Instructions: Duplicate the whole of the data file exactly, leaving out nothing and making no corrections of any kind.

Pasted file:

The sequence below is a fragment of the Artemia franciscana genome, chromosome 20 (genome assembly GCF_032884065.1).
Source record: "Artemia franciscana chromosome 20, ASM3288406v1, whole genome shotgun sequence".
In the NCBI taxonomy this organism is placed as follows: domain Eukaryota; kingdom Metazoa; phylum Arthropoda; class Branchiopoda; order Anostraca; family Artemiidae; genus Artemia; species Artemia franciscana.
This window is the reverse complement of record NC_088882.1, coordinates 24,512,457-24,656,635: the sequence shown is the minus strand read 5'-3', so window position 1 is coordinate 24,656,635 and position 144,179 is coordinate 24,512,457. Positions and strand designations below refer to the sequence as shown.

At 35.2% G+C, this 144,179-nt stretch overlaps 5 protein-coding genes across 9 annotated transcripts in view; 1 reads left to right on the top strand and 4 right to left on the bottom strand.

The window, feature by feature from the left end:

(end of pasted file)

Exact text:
The sequence below is a fragment of the Artemia franciscana genome, chromosome 20 (genome assembly GCF_032884065.1).
Source record: "Artemia franciscana chromosome 20, ASM3288406v1, whole genome shotgun sequence".
In the NCBI taxonomy this organism is placed as follows: domain Eukaryota; kingdom Metazoa; phylum Arthropoda; class Branchiopoda; order Anostraca; family Artemiidae; genus Artemia; species Artemia franciscana.
This window is the reverse complement of record NC_088882.1, coordinates 24,512,457-24,656,635: the sequence shown is the minus strand read 5'-3', so window position 1 is coordinate 24,656,635 and position 144,179 is coordinate 24,512,457. Positions and strand designations below refer to the sequence as shown.

At 35.2% G+C, this 144,179-nt stretch overlaps 5 protein-coding genes across 9 annotated transcripts in view; 1 reads left to right on the top strand and 4 right to left on the bottom strand.

The window, feature by feature from the left end: